From AIRWiki
Revision as of 12:33, 11 January 2013 by GiulioFontana (Talk | contribs)

Jump to: navigation, search
Image of the project Triskar2
Short Description: Highly modular omnidirectional robot base
Coordinator: AndreaBonarini (
Collaborator: GiulioFontana (, MartinoMigliavacca (
Research Area: Robotics
Research Topic: Robot development
Start: 2012/10/01
End: 2015/12/31
Status: Active

General features

Triskar2 is a highly modular omnidirectional base developed by AIRLab. Triskar2 benefits from some years of experience with the omnidirectional robot Triskar. Triskar was built by AIRLab for the Milan Robocup Team, which participated to the Robocup competition up to 2010.

The Triskar2 base from the bottom, with PC mounting.

Triskar2 is modular from the mechanical, the electronic, and the software points of view.

Any mechanical dimension can be changed within hours. Each arm holding the motor is independent and can be locked on the central pillar in seconds. This also allows easy transportation. On the central pillar different "bodies" can be locked.

The electronics of Triskar2 is based on R2P, which allows easy and quick modifications.

Data processing is done onboard by a small-form-factor PC running software developed by AIRLab.

Triskar2 is currently under development as a base for some Robogames, the most advanced of which is presently Alien-Bot.


Mechanics. The frame of the robot is based on Item mechanical elements Motor and transmission subsystems have been designed to minimize the number of mechanical elements that have to be especially built or customized for this application, thus reducing the time, tooling and skills required for modification, repair or construction.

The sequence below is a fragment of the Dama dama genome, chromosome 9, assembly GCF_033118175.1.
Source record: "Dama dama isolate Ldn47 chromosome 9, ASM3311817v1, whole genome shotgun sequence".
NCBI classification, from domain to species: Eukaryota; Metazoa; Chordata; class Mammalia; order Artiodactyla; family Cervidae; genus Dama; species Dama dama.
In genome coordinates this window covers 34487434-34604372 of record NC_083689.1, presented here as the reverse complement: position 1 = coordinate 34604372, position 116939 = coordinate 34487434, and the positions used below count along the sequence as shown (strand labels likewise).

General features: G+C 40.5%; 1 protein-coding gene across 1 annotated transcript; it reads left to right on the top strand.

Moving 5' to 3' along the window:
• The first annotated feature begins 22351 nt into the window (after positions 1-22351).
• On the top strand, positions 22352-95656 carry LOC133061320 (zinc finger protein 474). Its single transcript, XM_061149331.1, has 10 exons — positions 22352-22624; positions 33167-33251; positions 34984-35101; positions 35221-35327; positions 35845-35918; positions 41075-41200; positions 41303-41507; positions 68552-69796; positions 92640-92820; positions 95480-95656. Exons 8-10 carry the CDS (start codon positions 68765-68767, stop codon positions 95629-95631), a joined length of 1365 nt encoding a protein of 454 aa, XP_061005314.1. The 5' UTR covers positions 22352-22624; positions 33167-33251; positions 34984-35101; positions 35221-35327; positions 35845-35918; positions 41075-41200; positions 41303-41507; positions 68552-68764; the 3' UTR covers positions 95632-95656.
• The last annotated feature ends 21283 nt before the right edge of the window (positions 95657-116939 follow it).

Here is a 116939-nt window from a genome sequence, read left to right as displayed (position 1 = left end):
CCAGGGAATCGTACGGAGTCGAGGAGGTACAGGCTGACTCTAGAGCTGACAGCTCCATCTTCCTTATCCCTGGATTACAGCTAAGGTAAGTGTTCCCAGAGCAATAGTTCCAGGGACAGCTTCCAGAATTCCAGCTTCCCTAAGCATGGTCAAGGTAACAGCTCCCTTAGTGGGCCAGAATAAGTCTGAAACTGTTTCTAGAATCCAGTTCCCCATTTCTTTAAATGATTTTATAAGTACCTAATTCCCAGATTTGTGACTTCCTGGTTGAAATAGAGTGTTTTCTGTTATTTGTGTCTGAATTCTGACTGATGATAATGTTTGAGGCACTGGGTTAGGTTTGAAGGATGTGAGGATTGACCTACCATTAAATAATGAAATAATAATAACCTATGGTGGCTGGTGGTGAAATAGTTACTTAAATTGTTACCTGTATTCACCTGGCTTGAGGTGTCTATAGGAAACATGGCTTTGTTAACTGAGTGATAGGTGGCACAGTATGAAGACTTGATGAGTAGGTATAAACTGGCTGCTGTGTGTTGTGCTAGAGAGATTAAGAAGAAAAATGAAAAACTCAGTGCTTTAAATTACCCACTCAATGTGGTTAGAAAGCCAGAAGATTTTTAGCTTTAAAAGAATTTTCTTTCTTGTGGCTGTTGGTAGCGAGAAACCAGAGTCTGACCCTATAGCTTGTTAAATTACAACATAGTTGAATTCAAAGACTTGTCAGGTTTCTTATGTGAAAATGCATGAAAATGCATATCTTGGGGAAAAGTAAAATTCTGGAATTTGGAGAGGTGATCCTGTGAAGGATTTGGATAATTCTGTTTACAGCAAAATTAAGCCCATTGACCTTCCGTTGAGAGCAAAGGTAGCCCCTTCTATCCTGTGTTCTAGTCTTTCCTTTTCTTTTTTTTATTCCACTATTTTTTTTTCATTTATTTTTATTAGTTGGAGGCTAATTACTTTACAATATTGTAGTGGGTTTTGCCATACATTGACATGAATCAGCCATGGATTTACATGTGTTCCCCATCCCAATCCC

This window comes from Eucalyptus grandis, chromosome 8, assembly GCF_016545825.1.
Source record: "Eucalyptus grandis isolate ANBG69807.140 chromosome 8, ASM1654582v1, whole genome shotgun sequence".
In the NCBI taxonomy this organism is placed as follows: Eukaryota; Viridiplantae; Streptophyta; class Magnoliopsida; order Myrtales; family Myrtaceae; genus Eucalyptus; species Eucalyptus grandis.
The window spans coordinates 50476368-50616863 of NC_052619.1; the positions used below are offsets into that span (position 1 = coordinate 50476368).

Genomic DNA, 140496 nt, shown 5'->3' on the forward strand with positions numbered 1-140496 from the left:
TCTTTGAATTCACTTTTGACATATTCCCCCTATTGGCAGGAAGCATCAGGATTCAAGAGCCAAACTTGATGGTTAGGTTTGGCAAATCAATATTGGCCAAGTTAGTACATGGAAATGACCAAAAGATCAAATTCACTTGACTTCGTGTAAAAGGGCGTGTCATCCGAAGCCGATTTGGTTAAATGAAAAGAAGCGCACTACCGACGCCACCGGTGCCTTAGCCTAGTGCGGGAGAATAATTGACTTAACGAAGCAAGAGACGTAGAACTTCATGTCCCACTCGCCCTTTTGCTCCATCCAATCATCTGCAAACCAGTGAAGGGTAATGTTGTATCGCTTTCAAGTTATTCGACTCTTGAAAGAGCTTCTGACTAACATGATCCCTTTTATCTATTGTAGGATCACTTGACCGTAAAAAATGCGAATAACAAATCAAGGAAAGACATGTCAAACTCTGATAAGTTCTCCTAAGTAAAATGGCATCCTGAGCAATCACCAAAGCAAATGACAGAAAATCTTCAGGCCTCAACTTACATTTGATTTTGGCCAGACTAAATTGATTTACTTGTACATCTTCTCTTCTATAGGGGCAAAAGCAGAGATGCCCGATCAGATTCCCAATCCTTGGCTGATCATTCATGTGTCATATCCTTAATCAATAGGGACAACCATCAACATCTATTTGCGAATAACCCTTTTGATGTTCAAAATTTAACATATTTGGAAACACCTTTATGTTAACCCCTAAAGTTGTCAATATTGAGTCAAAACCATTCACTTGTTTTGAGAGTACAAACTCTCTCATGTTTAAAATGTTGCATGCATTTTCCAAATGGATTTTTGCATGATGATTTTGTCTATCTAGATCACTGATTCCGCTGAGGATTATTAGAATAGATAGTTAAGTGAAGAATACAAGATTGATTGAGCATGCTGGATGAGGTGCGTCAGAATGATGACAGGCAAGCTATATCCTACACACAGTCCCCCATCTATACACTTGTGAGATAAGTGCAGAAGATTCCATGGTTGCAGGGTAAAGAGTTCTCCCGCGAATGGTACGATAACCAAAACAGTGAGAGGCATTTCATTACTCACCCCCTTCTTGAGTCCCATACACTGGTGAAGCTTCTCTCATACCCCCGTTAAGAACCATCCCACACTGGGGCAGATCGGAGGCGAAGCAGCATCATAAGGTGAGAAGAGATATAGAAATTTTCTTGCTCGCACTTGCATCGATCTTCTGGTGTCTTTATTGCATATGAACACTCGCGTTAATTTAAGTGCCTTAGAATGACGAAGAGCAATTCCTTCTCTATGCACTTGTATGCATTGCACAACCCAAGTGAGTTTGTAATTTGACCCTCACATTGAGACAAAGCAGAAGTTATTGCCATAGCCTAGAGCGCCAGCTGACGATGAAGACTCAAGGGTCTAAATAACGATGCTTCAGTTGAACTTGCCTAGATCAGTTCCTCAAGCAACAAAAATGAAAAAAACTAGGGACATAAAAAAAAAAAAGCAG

Triskar2 uses three identical motor+transmission modules. Each of these includes the following elements:

  • a Maxon motor+transmission+encoder combination (code #220251, composed of: #118798 DC motor mod. RE36, graphite brushes, 70W, ball bearings, 2 shafts; #166158 2-stage planetary gearhead, 2.25Nm, ball bearings; #110513 encoder, 500 impulses/turn);
  • two Koyo model UP000 small pillow block bearings (many thanks to the Italian distributor MCI for helping us in getting these!);
  • an omnidirectional wheel (model #14054, with hub #18009 for 10mm shaft) made by Opteq;
  • a short wheel shaft (aluminium, 10mm diameter);
  • an elastic joint (#0.0.628.83, made by Item), used to connect the transmission shaft to the wheel shaft to reduce the transmission of mechanical stresses.

Electronics. Electronic elements (e.g., motor control) of Triskar2 are based R2P, the modular robot architecture developed at AIRLab by Martino Migliavacca. Independent, low-cost, HW modules implement the single functionalities (motor control, communication, sensor interfaces, ...) and it is connected to the others via a CAN bus, participating in a publish-subscribe architecture supported by the real-time operating system ChiBiOS. This means that interaction among modules is implemented in real-time. Modules include an ST Microelectronics ARM processor on which the basic functionalities of the module are implemented. Therefore, any robot HW can be implemented in hours.

R2P exposes a [MicroROS] interface, enabling each R2P node to interact directly to any ROS node implemented on a connected computer or network.

Computing The first instance of Triskar2 robot is fitted with a small-form-factor PC by Zotac: model ID82, based on an Intel Core i3 2330M dual-core processor. The PC is mounted on a quick-release tray.

Operating system is Linux. All the software of Triskar2 has been developed by AIRLab, and is modular in its structure to allow easy modification.

Power Triskar2 uses a 24V DC power supply based on a couple of 12V sealed lead-acid batteries connected in series.

The onboard PC requires 19V DC, which are generated by a configurable board (model DCDC-USB) by Mini-Box.